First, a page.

Preparing the Chicken Coop for the Colder Months Ahead
The winters are rather mild in Phoenix and your birds will be quite comfortable without heat added, as long as they are protected from wind, drafts, and especially rain.
Temperatures rarely drop below freezing in Phoenix, with the usual overnight temperature in the 4o’s. As long as your birds are kept dry, cool weather is quite welcomed, especially after a long summer of brutal heat.
A heavy weight tarp is suitable protection from wind, along with ample clean pine shavings (preferred) or straw in the coop and nest boxes. Your birds will huddle together for warmth at night, if you stick your finger deep inside their feathers you’ll see they are toasty warm, even at freezing temps.
Never put a heat lamp in your coop, the risk of fire is far to dangerous. I wouldn’t use a light bulb for heat either. First of all, your birds don’t need it in Phoenix, and second, light is annoying and disruptive to the normalcy of nature.
You will hear other chicken keepers say egg laying is reduced or halted completely in the winter months. That may be so in other parts of the country, but in Phoenix I never notice much change in frequency. Remember, the key to keeping the egg basket full is defined in two simple words… happy birds.
Raising Chicks this Winter in Phoenix?
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Preparing for the Brooder to Coop Transition
The chicks are heading into their 5th week in the brooder and will be ready to move into the coop the following week. This is what I call their transitional week. Their radiant heat heat source is slowly taken away, and they’ll also lose their all-night red lighting.
The first few nights I switch from red lighting to a white night light, then the night light is taken away. By the time they transition from brooder to coop they will have learned to accept cooler temperatures and total darkness at night.
In most parts of the country chicks are kept in the brooder until they are fully feathered, which is usually around 8 weeks. Here in Phoenix, Arizona, by the end of April temperatures during the day reach about 85-90, lows about 65. Therefore, it’s plenty warm to move the chicks to the coop at about 6 weeks. As you can see, they’re pretty well feathered already!
The Finished Coop
The coop is an existing 10×10 x walk-in covered dog enclosure converted to a chicken coop. It’s inside a 3 stall covered open air barn, offering them plenty of shade and fresh air. It has taken almost 3 weeks to completely cover the chair link fencing with 1/2 inch hardware cloth.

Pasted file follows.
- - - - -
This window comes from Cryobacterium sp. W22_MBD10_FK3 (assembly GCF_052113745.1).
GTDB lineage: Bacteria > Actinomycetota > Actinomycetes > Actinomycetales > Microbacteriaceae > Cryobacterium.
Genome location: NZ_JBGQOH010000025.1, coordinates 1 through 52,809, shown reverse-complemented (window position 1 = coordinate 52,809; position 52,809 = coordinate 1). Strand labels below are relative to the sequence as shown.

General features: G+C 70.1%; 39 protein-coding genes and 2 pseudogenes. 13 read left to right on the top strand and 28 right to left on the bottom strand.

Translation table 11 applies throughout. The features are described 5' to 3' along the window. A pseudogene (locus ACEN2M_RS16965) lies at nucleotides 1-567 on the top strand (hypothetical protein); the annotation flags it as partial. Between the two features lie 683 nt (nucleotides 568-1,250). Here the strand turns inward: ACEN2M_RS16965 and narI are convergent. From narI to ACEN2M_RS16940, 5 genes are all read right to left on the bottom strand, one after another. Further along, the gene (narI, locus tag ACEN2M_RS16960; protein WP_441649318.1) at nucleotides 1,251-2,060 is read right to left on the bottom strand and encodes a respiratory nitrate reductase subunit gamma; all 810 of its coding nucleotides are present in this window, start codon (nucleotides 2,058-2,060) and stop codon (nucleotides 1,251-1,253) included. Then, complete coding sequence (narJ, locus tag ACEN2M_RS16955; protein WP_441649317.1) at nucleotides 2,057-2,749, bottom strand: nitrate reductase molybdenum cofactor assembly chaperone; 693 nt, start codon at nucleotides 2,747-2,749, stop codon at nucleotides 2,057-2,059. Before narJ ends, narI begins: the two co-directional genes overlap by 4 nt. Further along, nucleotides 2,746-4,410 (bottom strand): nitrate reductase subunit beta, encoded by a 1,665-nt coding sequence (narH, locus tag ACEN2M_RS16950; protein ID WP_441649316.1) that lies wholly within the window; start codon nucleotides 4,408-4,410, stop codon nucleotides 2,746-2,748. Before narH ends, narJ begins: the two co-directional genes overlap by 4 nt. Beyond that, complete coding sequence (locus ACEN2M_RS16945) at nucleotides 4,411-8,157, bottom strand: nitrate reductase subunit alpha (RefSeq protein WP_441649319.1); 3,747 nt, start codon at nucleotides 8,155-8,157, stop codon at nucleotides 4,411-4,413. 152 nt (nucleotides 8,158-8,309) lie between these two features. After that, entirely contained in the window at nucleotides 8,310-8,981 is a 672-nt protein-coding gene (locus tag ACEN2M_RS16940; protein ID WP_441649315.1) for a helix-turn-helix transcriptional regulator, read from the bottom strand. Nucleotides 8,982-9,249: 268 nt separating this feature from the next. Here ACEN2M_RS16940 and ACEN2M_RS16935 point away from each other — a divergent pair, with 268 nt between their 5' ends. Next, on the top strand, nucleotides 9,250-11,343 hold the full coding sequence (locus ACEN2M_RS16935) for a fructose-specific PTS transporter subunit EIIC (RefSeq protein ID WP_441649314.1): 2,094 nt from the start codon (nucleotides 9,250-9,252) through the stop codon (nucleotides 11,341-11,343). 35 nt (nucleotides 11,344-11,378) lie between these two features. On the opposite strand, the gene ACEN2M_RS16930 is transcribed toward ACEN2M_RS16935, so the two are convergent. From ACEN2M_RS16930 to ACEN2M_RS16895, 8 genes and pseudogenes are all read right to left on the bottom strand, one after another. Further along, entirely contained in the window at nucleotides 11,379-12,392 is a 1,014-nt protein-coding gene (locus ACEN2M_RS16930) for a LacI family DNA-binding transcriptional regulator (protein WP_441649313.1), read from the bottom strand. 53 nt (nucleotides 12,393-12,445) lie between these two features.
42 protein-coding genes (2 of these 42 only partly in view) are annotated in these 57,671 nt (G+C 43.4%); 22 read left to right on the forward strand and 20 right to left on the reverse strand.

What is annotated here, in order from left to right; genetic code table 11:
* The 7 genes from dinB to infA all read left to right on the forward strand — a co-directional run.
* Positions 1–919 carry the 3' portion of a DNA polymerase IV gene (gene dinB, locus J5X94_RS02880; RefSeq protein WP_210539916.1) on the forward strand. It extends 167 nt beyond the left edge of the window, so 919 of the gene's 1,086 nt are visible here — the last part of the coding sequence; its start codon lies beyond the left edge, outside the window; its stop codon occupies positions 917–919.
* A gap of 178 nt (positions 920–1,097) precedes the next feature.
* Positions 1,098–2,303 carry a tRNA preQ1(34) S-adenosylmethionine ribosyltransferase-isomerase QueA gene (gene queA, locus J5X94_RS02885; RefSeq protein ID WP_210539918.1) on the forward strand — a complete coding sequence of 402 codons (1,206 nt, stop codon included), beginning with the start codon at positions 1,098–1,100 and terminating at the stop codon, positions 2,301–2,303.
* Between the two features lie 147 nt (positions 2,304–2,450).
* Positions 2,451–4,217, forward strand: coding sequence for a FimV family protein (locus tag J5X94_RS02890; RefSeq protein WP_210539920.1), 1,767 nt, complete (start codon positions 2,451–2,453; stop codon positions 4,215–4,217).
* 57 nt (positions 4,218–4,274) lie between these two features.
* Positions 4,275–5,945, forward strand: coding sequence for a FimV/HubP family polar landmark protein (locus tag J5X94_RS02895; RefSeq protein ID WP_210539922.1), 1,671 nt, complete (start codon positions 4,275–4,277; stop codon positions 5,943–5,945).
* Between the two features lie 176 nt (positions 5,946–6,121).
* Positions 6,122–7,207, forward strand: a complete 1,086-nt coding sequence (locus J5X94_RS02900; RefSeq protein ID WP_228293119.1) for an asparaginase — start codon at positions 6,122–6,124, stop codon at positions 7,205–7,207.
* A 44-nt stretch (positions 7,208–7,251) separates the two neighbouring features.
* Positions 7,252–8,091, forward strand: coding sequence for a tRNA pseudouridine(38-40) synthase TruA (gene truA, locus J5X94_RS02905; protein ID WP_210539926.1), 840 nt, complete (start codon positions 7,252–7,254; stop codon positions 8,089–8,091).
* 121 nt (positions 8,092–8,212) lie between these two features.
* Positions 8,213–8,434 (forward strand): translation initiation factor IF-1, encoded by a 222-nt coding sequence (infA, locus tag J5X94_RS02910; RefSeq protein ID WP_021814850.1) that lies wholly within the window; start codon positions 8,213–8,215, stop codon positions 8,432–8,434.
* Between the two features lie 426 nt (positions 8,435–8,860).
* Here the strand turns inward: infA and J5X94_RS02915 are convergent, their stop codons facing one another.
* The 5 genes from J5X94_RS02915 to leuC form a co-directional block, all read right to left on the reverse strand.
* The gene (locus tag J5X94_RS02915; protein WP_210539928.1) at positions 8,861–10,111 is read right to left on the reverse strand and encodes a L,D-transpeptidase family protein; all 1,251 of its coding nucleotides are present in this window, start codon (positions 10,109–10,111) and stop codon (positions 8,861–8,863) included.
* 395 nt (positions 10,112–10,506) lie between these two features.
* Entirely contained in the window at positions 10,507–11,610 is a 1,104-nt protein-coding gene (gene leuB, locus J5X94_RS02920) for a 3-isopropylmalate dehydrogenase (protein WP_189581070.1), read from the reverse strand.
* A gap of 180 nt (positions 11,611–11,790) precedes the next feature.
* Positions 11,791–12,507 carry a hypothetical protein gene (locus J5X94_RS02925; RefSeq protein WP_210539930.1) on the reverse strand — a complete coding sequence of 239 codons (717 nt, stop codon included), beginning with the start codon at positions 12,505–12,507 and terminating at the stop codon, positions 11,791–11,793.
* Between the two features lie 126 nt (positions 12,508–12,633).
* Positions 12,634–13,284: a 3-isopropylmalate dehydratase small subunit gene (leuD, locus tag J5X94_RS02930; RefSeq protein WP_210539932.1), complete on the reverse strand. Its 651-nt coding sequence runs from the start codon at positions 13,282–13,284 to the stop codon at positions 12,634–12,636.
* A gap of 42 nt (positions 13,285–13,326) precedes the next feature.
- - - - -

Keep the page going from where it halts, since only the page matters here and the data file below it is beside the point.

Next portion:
Needless to say, I have spent my self-quarantine time wisely. Unfortunately, my fingers are a mess from working with stubborn wire and zip ties.
Predators have been a problem in the past, we have had our share of traumatic experiences with hawks, bobcats, and coyotes. I’ve lost at 8 birds over the years, with so much time on my hands, this was a good time to put the effort into predator proofing the coop. Not to mention keeping wild birds from entering the coop and eating all the chicken feed!
Tip: Chicken wire isn’t going to keep your birds safe from predators, always use hardware cloth. Chicken wire can be chewed through or easily bent to give predators access.
Also, lay /bury hardware cloth at the base of the coop to prevent digging by raccoons and coyotes, etc. More About Predators
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Learn What Your Getting Into Before you Buy Chicks
The current crisis has not only caused panic shopping in local retail markets, but also in hatcheries across the nation. Eggs have been either hard to find, or expensive. Before you decide to raise backyard chickens, there are a
few many things to consider.
Chickens are a lot of work, and to get started, be aware that it is going to be quite an investment. Chicks are cheap, to raise them isn’t. I’ve done the math, so before you buy those cute fuzzy chicks. This article will help you understand the cost and responsibility of a small flock, Backyard Chickens, Know What your Getting Into.
People are Reportedly Panic-Buying Baby Chickens
By Janine Puhak | Fox News
Through the coronavirus pandemic and a future of uncertainties, Americans have been flocking to bulk-buy toilet paper, groceries and cleaning disinfectants like never before. However, the latest purchasing trend in some parts of the country is allegedly agrarian: baby chickens. Read Article
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